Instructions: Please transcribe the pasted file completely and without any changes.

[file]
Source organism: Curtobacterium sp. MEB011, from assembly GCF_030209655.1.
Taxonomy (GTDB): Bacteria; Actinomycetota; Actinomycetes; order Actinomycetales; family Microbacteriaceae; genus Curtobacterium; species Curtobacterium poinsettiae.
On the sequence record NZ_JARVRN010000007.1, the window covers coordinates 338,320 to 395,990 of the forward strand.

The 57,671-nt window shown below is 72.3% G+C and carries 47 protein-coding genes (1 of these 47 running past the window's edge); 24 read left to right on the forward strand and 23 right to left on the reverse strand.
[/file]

Source organism: Curtobacterium sp. MEB011, from assembly GCF_030209655.1.
Taxonomy (GTDB): Bacteria; Actinomycetota; Actinomycetes; order Actinomycetales; family Microbacteriaceae; genus Curtobacterium; species Curtobacterium poinsettiae.
On the sequence record NZ_JARVRN010000007.1, the window covers coordinates 338,320 to 395,990 of the forward strand.

The 57,671-nt window shown below is 72.3% G+C and carries 47 protein-coding genes (1 of these 47 running past the window's edge); 24 read left to right on the forward strand and 23 right to left on the reverse strand.